Web Date: April 19, 2012
The genetic basis for life on Earth may be stored in RNA and DNA, but scientists have now made six synthetic mimics of genetic material that are capable of recording, propagating, and evolving genetic information (Science, DOI: 10.1126/science.1217622).
The mimics could form a rudimentary basis for synthetic life and may have applications in materials science, molecular diagnostics, and therapeutics, comments Gerald F. Joyce, a chemist at Scripps Research Institute in La Jolla, Calif. They may also inform the search for life on other planets and for the origin of life on our own, he says.
A team led by Philipp Holliger, a chemist at the Medical Research Council Laboratory of Molecular Biology in Cambridge, England, prepared RNA and DNA mimics from six existing analogs of ribose and deoxyribose, the sugars that form the polymer backbones of RNA and DNA, respectively.
Like ribo- and deoxyribonucleotides, the nucleotide versions of these analogs can be strung together to form six different polymer backbones that the researchers call xeno-nucleic acids (XNAs). These are versions of nucleic acids containing nonnatural ring structures in place of ribose or deoxyribose. Each XNA can present sequences of the four genetic bases in DNA—cytosine, guanine, adenine, and thymine.
The team spent three years engineering and evolving polymerases that can copy a genetic code from DNA to an XNA and then back to DNA, a feat that mimics heredity, Holliger says. The team also showed that the synthetic genetic polymers could undergo Darwinian evolution when subjected to selection pressure. For example, the researchers evolved genetic polymer sequences based on 1,5-anhydrohexitol to bind to specific protein and RNA targets.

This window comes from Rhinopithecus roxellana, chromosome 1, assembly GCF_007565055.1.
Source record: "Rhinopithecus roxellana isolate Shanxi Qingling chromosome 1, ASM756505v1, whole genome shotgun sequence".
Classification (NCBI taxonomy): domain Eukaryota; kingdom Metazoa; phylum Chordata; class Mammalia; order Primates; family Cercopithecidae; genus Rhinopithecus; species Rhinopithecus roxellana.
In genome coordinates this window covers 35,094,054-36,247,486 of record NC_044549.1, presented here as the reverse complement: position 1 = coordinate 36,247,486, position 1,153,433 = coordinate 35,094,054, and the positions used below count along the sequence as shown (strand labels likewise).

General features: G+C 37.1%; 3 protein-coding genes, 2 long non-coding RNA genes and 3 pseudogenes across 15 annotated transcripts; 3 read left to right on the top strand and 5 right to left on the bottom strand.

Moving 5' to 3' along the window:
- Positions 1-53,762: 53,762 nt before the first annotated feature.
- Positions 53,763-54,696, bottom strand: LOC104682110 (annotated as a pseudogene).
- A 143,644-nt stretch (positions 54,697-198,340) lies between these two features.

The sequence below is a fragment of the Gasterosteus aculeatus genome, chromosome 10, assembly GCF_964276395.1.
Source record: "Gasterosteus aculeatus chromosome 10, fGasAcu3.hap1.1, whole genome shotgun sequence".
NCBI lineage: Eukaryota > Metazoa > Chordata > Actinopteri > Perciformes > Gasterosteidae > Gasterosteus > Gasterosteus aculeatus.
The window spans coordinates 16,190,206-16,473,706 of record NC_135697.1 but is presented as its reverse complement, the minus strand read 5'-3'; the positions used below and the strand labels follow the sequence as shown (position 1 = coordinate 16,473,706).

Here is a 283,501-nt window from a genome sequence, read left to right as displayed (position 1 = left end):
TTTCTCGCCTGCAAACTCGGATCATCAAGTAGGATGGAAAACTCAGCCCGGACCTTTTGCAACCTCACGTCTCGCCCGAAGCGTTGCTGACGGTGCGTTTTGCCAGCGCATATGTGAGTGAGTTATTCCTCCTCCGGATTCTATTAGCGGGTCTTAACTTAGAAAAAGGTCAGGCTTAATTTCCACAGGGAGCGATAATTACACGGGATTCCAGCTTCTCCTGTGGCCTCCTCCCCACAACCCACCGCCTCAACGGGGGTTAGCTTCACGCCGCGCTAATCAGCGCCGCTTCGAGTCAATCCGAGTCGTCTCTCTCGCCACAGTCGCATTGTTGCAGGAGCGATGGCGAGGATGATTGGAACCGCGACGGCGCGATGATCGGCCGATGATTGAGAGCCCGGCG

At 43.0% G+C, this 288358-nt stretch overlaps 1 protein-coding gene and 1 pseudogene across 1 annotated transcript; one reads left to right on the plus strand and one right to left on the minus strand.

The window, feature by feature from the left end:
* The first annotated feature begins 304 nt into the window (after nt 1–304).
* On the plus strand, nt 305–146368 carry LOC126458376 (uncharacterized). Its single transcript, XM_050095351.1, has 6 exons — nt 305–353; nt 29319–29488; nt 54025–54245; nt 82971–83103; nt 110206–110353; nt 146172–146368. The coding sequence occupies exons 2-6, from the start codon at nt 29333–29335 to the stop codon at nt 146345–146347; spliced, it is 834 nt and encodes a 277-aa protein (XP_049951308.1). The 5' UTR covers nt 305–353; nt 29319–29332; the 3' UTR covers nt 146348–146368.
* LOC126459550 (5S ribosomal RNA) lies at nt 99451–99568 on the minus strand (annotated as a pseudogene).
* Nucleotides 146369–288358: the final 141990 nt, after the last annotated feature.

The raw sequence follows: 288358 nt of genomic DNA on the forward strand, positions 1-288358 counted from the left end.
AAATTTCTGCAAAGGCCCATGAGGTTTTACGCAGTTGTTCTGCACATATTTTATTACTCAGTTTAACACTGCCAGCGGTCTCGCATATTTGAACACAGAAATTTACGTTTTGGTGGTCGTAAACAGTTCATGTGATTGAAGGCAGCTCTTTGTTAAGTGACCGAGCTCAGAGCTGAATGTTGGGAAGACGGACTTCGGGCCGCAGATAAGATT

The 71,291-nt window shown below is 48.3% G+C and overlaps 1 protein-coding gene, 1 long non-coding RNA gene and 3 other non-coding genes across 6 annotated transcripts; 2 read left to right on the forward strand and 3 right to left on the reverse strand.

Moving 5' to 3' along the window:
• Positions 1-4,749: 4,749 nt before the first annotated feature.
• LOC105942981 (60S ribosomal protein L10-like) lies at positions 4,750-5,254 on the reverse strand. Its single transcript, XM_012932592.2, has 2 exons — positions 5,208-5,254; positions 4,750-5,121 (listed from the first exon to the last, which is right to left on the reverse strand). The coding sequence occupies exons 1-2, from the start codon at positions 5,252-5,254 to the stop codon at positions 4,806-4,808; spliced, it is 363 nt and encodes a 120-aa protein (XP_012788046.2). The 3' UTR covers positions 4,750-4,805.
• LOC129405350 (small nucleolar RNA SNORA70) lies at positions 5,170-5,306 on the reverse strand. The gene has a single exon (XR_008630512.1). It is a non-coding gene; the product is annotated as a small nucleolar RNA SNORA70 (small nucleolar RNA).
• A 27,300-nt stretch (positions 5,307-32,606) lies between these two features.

“In the longer run, it may be possible to design and build new forms of life that are based on one or more of these nonnatural genetic polymers,” comments Jack W. Szostak, who studies the origin of life at Harvard Medical School.
“Synthetic biologists are beginning to frolic on the worlds of alternative genetics but must not tread into areas that have the potential to harm our biology,” Joyce cautions. However, before the synthetic genetic polymers could form life, “the XNA must be able to catalyze its own replication without the aid of biological molecules,” and this would be a challenging task, Joyce notes.
For now, Holliger says his group is focused on biomedical and biotechnical applications. For example, he hopes to evolve the XNAs so that they fold into three-dimensional structures that can perform a task, such as delivering a drug to a cancer cell. Because the XNAs are synthetic polymers, “they can’t be degraded by nucleases, which would target RNA and DNA,” he says.
Furthermore, the team hopes to make use of the fact that the XNAs can be evolved to exhibit certain functions. In principle, Holliger says, “if you want the XNAs to deliver a drug inside cells, you could just select them to go into cells.”
Finally, the synthetic genetic polymers could be used as tools to figure out why, in the primordial soup, ribonucleic acids succeeded in becoming the first molecules of life, when many molecules were competing for the job. “Phil’s work will certainly make it possible to compare the functional abilities of a wide range of synthetic nonbiological nucleic acids” with those of RNA and DNA to answer this question, Szostak notes.
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